History has a way of repeating itself,
therefore it would do us all well to learn from it.
After World War I, Germany‘s economy suffered from depression and a devaluation of their currency.
On January 30, 1933, Adolph Hitler was elected Chancellor of Germany by promising hope and universal healthcare. Sounds familiar doesn’t it? But wait there is more.
Less than a month later, on February 27, 1933, a crisis occurred – the Reichstag, Germany’s Capitol Building, was suspiciously set on fire.
Hitler was quick to use this crisis as an opportunity to seize emergency powers, suspend basic rights, and accuse his political opponents of conspiracy. Not wanting to let any crisis go to waste Hitler’s propaganda machine leveraged it for political gain.
He ordered mass arrests followed by executions, even ordering his SS and Gestapo secret police to murder rivals, as during the Night of the Long Knives. On the dawn of a new election in America Obama sent his IRS hit men to obstruct his political rivals.
Hitler confiscated guns, forced old German military leaders to retire, and swayed the public with mesmerizing speeches. He was a great orator and could move a crowd with great speeches. Just speeches, just words or the soothing song of the siren of death? He spoke of great things while plotting the destruction of many lives. He came preaching peace and safety only to reign over sudden and utter destruction.
Using diplomatic intimidation, deception, and Blitzkrieg ‘lightning’ attacks, Hitler’s National Socialist Workers’ Party proceeded to take control of:
Austria, The Sudeten Region, Bohemia, Moravia, Poland, Denmark, Norway, Luxembourg, Belgium, Holland, France, Monaco, Greece, The Channel Island (UK), Czechoslovakia, the Baltic states, Serbia, Italy, Hungary, Romania, Bulgaria, Slovakia, Finland, Croatia and more. He was leading Germany to total world dominance.
The National Socialist Workers Party operated over 1,200 concentration camps where an estimated 4,251,500 people lost their lives. Today in America more than 1200 abortion clinics operate around the clock killing millions of innocent lives yet unborn. This is a modern-day holocaust. Lives considered not worthy to live are being snuffed out as the world turns a blind eye.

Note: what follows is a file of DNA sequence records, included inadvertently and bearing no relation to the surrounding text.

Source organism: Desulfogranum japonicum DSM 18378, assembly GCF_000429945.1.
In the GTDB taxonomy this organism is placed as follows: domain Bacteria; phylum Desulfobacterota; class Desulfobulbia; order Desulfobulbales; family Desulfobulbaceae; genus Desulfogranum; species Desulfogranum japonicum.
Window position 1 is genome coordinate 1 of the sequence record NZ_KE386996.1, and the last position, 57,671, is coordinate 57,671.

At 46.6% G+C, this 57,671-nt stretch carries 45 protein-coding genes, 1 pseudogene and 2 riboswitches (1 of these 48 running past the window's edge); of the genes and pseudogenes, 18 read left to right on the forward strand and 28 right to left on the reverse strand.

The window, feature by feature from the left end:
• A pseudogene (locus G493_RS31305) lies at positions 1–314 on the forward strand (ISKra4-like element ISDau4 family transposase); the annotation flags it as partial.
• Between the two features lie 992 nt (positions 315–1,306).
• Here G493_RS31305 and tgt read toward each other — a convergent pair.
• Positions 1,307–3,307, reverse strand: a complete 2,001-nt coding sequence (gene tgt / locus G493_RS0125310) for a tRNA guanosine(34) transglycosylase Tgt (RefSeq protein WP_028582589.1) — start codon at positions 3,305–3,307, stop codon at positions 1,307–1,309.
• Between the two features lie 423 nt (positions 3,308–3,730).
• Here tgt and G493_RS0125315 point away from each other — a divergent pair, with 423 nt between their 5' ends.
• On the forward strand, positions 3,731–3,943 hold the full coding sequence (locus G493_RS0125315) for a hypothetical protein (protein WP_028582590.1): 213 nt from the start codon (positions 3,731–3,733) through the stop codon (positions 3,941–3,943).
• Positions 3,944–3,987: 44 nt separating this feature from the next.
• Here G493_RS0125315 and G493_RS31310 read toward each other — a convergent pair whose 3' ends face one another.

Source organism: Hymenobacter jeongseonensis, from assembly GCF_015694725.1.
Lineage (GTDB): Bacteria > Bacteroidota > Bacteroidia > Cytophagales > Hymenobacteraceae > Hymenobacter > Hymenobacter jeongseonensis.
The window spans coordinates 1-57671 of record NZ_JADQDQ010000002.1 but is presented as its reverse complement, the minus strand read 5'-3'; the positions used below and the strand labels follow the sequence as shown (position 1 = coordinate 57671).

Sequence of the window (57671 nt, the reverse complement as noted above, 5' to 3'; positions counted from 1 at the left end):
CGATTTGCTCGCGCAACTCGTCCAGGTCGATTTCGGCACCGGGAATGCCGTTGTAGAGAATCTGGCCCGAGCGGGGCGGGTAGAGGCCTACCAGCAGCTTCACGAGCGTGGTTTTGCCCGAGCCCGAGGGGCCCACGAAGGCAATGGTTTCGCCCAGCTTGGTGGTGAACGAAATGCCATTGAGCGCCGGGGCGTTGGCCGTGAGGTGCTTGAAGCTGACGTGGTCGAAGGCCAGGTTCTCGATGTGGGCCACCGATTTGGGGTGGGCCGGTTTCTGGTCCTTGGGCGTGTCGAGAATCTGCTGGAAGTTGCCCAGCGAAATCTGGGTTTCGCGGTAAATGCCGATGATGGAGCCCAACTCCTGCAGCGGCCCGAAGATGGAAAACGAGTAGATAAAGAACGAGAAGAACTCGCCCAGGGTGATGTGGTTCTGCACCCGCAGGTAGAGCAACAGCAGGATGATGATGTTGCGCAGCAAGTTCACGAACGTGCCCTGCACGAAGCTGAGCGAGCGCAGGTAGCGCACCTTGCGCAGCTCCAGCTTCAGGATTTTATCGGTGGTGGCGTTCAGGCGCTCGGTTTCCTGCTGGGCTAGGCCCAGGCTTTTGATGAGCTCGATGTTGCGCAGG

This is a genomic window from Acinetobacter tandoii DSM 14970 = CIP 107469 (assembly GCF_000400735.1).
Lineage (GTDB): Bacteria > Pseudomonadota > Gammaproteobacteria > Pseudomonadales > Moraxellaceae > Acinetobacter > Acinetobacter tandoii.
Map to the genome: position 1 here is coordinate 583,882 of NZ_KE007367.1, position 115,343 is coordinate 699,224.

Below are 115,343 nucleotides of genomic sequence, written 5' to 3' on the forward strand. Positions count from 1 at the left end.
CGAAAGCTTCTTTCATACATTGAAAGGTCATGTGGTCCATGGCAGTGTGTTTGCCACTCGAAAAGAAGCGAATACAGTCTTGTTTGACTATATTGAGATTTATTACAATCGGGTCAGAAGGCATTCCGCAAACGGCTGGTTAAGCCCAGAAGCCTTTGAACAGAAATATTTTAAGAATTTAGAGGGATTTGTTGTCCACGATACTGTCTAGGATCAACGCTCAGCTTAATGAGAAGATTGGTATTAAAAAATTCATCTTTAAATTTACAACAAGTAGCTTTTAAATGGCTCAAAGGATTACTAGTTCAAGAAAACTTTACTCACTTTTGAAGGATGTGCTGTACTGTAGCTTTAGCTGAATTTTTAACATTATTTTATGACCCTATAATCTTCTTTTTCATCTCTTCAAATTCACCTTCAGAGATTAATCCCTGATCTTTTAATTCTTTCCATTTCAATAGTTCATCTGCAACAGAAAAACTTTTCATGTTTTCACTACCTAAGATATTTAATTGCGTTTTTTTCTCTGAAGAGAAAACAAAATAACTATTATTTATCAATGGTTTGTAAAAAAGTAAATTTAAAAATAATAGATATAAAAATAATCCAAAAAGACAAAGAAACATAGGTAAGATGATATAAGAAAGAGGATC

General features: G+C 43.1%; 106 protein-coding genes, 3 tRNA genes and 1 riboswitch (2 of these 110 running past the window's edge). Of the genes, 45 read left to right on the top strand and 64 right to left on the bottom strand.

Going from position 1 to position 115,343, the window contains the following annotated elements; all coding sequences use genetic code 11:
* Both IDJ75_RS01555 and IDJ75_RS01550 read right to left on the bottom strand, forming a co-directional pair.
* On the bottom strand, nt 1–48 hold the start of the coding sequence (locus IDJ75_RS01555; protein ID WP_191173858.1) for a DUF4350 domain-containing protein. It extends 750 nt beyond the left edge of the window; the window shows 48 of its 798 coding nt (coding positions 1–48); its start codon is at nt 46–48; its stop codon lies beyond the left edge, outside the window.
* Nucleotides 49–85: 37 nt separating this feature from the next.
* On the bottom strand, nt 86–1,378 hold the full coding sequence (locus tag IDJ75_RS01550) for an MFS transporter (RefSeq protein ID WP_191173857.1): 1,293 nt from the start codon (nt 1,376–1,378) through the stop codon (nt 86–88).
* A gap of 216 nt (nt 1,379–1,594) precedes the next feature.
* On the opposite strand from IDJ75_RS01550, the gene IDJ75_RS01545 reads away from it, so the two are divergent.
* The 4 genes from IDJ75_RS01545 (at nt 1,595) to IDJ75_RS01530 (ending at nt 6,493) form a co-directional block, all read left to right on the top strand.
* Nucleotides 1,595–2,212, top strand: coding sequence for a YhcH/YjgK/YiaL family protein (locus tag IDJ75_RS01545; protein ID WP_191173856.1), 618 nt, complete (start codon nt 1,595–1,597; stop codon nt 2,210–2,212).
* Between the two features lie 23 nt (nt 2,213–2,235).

Church leaders who spoke out in opposition to Hitler were arrested and executed. As it was then it is still today, religious leaders who are vocal about their opposition to todays genocide are often arrested and prosecuted. We have not yet gotten to the place where those who oppose America’s holocaust are killed, that day may soon arrive.
Something had to be done to stop this madness. Who or what was going to intervene on behalf of all the lives lost during Hitler’s bloody rampage?
In his D-Day Orders, JUNE 6, 1944, Supreme Allied Commander General Dwight Eisenhower sent nearly 100,000 Allied troops marching across Europe to defeat Hitler’s National Socialist Workers Party:
“You are about to embark upon a great crusade… The eyes of the world are upon you.
The hopes and prayers of liberty loving people everywhere march with you…
You will bring about…the elimination of Nazi tyranny over the oppressed peoples of Europe…
Your task will not be an easy one. Your enemy is well-trained, well equipped and battle hardened, he will fight savagely…
And let us all beseech the blessings of Almighty God upon this great and noble undertaking.”
Over 160,000 troops from America, Britain, Canada, free France, Poland, and other nations landed along a 50-mile stretch of the Normandy coast of France.
It was the largest amphibious invasion force in world history, supported by 5,000 ships with 195,700 navy personnel and 13,000 aircraft.
America heard the news from a transatlantic radio-telephone hookup from Supreme Headquarters to all major press services and broadcasting networks in the U.S.
A dramatic 10-second pause preceded it. Colonel R. Ernest Dupuy, General Eisenhower’s public relations officer spoke:
“This is Supreme Headquarters, Allied Expeditionary Force. The text of Communique No. 1 will be released to the press and radio of the United Nations in ten seconds.”
The seconds were counted off… “One, two, three…:”
“Under the command of General Eisenhower,” Dupuy read slowly, “Allied naval forces, supported by strong air forces, began landing Allied armies this morning on the northern coast of France…”
An extremely rare ringing of the Liberty Bell was heard across the country on national radio as Philadelphia Mayor Barnard Samuel tapped it with a rubber mallet and proclaimed, “Let it proclaim liberty throughout the land, and the return of liberty throughout the world.”
In the larger cities, people flocked to cathedrals and synagogues. Across rural farmlands, they stopped what they were doing and headed to church.
The invasion did not happen speedily, and it was not without great loss of life. Americans were already making great sacrifices and mourning their dead, but they were about to be sent reeling with news of corpse strewn beaches a world away.
Today, 70 years ago, the sea along the heavily fortified beaches of Omaha, Utah, Gold, Juno, Sword and Pointe du Hoc ran red with the blood of almost 9,000 killed or wounded. All that bloodshed led to a major turning point in World War II. The blood of those brave men who stormed those beaches that fateful day in 1944 would soon bring to end the brutal dictatorship of Adolf Hitler and his Third Reich.
Eleven months after D-Day, the war in Europe ended with an Allied victory on May 8, 1945.